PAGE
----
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Iraq Antiwar Timeline

Chris Anderson Feb 2, 2007

antiwar2OCTOBER 7, 2002
As many as 20,000 people fill the East Meadow of Central Park in the largest antiwar demonstration, organized by Not in Our Name (NION), on American soil since the buildup to war in Iraq.

JANUARY 18, 2003

Antiwar demonstrations take place around the world. International ANSWER and NION jointly organize large protests in Washington, D.C. and San Francisco.

JANUARY 27, 2003

As U.N. Chief Arms Inspector Hans Blix address the U.N. Security Council about the failure to locate Iraqi weapons of mass destruction (WMDs), as 17 people are arrested at a demonstration in the bitter cold outside the U.N.

FEBRUARY 3, 2003

Five members of the “Pit Stop Ploughshares” enter into Shannon Airport in Ireland and use household hammers to damage a U.S. Navy logistics plane. The five, who could have faced 10 years in prison, were acquitted in 2006.

FEBRUARY 15, 2003
Millions of people protest the invasion of Iraq in more than 600 cities around the world. The event is listed in the Guinness Book of World Records as the largest protest in human history. The global turnout is estimated at 10-15 million.

MARCH 20, 2003
Explosions are heard in Baghdad at 5:30 a.m. local time. At 10:15 p.m. EST, Bush announces an “invasion of opportunity.” The war has begun. Tens of thousands of school students across the U.K. stage walkouts, and thousands of protesters across the U.S. flood urban centers. Protesters in San Francisco shut down large parts of the city, including the financial district. 1,025 are arrested.

antiwar3APRIL 7, 2003
Police preemptively arrest more than 95 people attempting to block entrances to the Carlyle Group in New York City.

APRIL 9, 2003
U.S. forces take Baghdad. While some Iraqis cheer in the streets, others are rounded up by the American military to help stage the toppling of a statue of Saddam Hussein.

MAY 1, 2003
President Bush declares an end to military operations in Iraq in his “Mission Accomplished” speech from the flight deck of the U.S.S. Abraham Lincoln.

APRIL 28, 2004
Images of torture at Abu Ghraib are revealed on CBS News.

NOVEMBER 8, 2004
American and Iraqi forces invade Falluja, destroying large swaths of the city, in the bloodiest single battle of the war.

MARCH 2005
U.S. Army misses its monthly recruiting goal by 27% – the first time in more than five years the U.S. Army fails to meet a monthly target. In June, the U.S. National Guard misses its monthly recruiting target for the ninth month in a row.

MAY 19, 2005
Police arrest at least 16 activists during a protest of more than 300 people outside Halliburton’s annual shareholder’s meeting.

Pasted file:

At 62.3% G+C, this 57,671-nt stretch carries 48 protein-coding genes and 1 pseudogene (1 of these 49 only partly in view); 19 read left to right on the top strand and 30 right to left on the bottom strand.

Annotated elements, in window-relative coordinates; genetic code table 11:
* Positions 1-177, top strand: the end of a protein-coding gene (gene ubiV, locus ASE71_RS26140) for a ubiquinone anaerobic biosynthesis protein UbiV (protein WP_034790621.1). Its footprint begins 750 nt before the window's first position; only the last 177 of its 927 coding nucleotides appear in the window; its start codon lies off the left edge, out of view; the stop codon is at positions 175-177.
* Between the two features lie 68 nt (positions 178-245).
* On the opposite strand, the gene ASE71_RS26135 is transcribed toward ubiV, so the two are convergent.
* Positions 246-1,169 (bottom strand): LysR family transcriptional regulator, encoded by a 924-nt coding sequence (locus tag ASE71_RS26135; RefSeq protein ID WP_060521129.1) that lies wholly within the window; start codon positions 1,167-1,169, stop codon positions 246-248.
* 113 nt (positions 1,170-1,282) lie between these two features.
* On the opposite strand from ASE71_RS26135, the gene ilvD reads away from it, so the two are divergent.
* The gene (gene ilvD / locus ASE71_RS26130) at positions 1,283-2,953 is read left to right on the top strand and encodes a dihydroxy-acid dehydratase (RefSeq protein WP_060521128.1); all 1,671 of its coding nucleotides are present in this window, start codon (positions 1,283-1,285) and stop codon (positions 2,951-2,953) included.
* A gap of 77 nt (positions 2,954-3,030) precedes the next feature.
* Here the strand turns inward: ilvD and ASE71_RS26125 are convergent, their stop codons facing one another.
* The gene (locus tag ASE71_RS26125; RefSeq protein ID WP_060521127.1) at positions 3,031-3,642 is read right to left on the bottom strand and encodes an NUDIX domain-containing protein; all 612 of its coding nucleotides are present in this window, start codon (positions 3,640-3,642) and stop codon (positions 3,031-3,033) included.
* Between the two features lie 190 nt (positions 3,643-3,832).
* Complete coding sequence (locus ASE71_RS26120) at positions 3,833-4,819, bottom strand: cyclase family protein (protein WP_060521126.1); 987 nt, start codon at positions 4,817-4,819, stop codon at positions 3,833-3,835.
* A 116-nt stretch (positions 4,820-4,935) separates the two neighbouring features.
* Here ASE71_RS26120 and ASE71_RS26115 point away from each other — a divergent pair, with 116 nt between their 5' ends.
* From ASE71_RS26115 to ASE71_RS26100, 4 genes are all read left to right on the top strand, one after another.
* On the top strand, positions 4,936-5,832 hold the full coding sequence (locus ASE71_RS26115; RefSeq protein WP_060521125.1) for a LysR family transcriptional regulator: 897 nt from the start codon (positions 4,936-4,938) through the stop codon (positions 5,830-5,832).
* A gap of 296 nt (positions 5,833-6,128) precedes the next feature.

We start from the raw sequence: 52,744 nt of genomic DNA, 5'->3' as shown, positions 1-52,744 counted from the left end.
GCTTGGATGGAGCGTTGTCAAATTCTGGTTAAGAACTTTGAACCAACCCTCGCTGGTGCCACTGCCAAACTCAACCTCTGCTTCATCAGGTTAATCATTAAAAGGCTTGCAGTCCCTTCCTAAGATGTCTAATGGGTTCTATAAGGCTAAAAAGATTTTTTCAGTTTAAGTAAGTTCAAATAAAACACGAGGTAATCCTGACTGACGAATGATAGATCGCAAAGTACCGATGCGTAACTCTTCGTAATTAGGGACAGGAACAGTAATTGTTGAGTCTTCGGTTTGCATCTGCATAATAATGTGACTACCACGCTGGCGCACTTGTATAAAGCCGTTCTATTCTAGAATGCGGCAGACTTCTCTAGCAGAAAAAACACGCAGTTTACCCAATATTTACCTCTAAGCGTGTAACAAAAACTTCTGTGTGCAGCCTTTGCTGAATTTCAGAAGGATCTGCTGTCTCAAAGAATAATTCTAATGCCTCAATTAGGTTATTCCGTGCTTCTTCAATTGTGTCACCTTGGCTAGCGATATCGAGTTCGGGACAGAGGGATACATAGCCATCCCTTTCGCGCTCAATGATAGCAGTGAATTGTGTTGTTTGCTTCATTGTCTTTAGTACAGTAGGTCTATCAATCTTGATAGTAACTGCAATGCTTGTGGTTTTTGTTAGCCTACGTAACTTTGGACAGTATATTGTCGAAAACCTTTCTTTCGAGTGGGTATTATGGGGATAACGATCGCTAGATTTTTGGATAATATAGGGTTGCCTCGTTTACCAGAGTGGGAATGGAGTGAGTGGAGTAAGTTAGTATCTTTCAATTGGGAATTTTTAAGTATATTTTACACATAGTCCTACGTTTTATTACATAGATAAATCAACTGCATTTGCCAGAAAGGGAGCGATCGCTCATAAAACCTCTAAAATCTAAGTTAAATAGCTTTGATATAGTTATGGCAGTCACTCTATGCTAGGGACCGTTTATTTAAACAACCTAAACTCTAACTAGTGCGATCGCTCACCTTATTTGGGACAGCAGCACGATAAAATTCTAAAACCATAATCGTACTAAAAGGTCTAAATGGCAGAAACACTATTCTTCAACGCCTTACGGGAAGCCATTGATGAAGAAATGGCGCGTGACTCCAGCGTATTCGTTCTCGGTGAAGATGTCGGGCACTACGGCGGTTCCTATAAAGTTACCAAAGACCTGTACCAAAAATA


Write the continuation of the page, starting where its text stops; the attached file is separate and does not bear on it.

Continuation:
AUGUST 2005
Cindy Sheehan camps out for four weeks at George W. Bush’s ranch in Crawford, Texas, to protest her son, Casey’s, death in Iraq. The Bring Them Home Now Tour begins.
SEPTEMBER 24, 2005
Between 200,000 and 500,000 protesters organized by ANSWER and UFPJ march in Washington, D.C. to end the occupation. In the wake of the destruction of New Orleans by Hurricane Katrina, Bush’s approval rating is at a historic low.

OCTOBER 25, 2005
U.S. death toll in Iraq reaches 2,000.

MAY 24, 2006
Thirty members of the Port Militarization Resistance group blockade Port Olympia, Wash. to stop a convoy of Iraq-bound Stryker combat vehicles making their way from the port to be loaded on cargo ships.

OCTOBER 11, 2006
A team of American and Iraqi epidemiologists release a study estimating the Iraqi “excess death toll” at 655,000, twenty times Bush’s estimate of civilian deaths in Iraq.

DECEMBER 30,2006
Saddam Hussein is hanged.

DECEMBER 31, 2006
The U.S. death toll in Iraq reaches 3,000.

JANUARY 4, 2007
Outside the pre-trial court martial hearing of military resister U.S. Army 1st Lt. Ehren Watada, Iraq Veterans
Against the War Deployed establish a protest camp called “Camp Resistance” at Fort Lewis in support of Watada.

JANUARY 16, 2007

A group of service members delivered a petition to Congress of more than 1,000 military personnel who oppose the war.

JANUARY 27, 2007
An antiwar march in Washington, D.C. draws “tens of thousands” of protesters demanding the new Democratic congressional majority stop the war.

[Sources: bbc.co.uk; wikipedia.org; thinkprogress.org; cnn.com; msnbc.com; infoplease.com; whitehouse.
gov; portland.indymedia.org; hist.umn.edu]